Market investors gain even when they miss out on bumper IPO allotments | Mint

Market investors gain even when they miss out on bumper IPO allotments

The only way to keep stock prices tethered to realistic levels, as more and more money enters the market, is for the listed universe of companies to grow. (PTI)
The only way to keep stock prices tethered to realistic levels, as more and more money enters the market, is for the listed universe of companies to grow. (PTI)

Summary

  • Right pricing and transparent, credible information about the prospects of the company would determine the success of IPOs

Griping about missing out on allotment in any of the four initial public offerings, including Tata Technologies or IREDA, that saw significant listing gains last week? Don't worry, you are still a gainer. 

A surge in household savings directed into the stock market, both directly and through mutual funds, has lifted stock prices and price-to-earning ratios, often to unrealistic levels.

The only way to keep stock prices tethered to realistic levels, as more and more money enters the market, is for the listed universe of companies to grow. IPOs serve this purpose, and contribute to keeping stock prices saner than they otherwise would be. Everyone gains, including those who did not get to benefit from the listing gains on some fresh public offerings.

Crisil has been projecting a massive rise in the financialization of Indian households. This might seem to be at odds with the RBI Annual Report’s finding of a decrease in the net financial savings of households. In reality, there is no contradiction. Net financial savings have come down because of an increase in liabilities. Household financial liabilities went up from 3.8% of GDP in 2021-22 to 5.8% of GDP in 2022-23. At the same time, there has been a massive inflow of savings into mutual funds and other managed pools of savings, such as insurance, retirement plans, portfolio management schemes and alternate investment funds.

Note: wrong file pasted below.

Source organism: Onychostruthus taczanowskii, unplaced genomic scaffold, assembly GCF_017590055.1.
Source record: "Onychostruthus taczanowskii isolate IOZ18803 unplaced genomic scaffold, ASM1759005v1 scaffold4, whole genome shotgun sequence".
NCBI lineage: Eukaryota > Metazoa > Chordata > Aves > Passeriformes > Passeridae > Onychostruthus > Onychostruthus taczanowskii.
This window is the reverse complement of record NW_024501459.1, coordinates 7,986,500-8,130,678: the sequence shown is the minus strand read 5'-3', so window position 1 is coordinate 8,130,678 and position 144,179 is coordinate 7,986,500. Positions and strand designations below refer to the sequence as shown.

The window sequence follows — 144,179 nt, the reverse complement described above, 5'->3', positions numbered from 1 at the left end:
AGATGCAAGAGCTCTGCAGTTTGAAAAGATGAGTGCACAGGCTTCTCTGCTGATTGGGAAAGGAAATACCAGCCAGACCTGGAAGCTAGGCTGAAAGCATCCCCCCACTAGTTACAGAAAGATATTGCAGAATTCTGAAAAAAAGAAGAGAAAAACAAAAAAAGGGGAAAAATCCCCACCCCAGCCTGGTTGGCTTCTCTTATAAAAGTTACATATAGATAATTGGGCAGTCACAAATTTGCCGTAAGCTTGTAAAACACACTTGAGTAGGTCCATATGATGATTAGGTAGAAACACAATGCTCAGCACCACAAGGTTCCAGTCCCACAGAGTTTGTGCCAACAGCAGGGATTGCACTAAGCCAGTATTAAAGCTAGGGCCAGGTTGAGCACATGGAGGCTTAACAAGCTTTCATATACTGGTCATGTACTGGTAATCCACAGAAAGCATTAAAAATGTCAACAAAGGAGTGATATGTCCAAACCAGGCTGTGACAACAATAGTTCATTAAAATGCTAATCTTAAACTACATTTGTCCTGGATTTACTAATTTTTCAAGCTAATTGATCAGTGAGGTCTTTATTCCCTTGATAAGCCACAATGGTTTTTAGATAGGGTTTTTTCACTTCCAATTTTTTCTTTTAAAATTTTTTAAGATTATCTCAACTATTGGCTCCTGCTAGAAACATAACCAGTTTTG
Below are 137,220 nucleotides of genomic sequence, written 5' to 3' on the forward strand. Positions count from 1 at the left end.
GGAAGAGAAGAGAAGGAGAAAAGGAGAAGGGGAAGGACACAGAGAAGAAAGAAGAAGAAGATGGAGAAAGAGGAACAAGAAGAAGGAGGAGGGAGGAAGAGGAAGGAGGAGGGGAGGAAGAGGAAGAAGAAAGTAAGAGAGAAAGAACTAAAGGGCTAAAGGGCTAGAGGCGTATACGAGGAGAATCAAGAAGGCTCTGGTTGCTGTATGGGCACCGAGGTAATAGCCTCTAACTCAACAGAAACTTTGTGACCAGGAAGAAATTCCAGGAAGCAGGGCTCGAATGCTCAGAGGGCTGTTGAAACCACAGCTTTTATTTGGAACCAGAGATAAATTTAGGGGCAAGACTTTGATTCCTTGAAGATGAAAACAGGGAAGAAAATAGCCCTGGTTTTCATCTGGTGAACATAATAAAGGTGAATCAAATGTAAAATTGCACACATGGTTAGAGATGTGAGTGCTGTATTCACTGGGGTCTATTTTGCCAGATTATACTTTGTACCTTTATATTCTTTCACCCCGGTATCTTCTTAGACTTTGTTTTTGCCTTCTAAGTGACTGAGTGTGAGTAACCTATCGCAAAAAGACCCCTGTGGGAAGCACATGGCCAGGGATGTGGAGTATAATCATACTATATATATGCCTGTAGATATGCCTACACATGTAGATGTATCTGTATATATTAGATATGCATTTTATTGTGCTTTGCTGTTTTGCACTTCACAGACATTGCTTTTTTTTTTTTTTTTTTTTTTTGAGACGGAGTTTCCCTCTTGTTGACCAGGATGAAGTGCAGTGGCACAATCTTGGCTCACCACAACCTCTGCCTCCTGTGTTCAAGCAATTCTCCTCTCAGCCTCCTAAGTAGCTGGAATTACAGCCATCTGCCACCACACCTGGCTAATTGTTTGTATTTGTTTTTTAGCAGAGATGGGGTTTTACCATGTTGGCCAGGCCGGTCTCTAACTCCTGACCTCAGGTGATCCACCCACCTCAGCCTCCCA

Certain sections do invest in financial assets with borrowed money, but financial assets have declined as a share of GDP between 2021-22 and 2022-23: from 11.1% to 10.9%, meaning, in conjunction with the rise in financial liabilities, means that it is not borrowed funds that are, on a net basis, bloating the managed pools of saving being deployed in the capital markets.

Quoting a Goldman Sachs report, the Business Standard reported that, for a second year in a row, mutual funds are poised to pour at least 1.5 trillion into the stock market. In 2022, such deployment had been 1.8 trillion.

Crisil in a report, The Big Shift in Financialisation, pointed to a rise in gross managed assets rising from 41% of GDP to 57% of GDP over the five years to 2022. It revealed the biggest category of managed assets was life insurance, accounting for 38%, while mutual funds accounted for 28%. Managed funds invest in shares and bonds, of course.

This inflow of domestic savings into the stock market has kept the markets buoyant, even as foreign portfolio investors dumped Indian stocks between August and November. Buoyant markets incentivize further inflows into the market. 

With the prospects of additional rate hikes by the US Federal Reserve receding, and despite the absence of immediate rate cuts, the US economy seems set for a soft landing. European economies are geared to follow suit. In India, more portfolio flows are likely, on top of the net inflows of $21.4 billion in 2023 so far.

The price-to-earnings ratio for the Sensex is already in the mid-twenties, and the price-to-book ratio has risen past 3.4. True, Indian markets have historically seen higher PE ratios than say, the Chinese market, but there is no gainsaying that high price-earnings multiples indicate speculative hype, which could be deflated by some adverse turn of events, leading to a sharp correction and losses for investors under-prepared for such vagaries of the market.

The only check on a frothy market without control of capital inflows is a steady increase in the supply of shares, in which to deploy these funds. And that is what is accomplished by a steady stream of IPOs.

IPOs tend to be analysed in terms of individual success in an issue getting fully subscribed. Right pricing and transparent, credible information about the prospects of the company would determine the success of such offerings. Collectively, their role in restraining overvaluation of share prices and, thereby, reducing the fragility of stock market bounces, also need to be taken into account.

 

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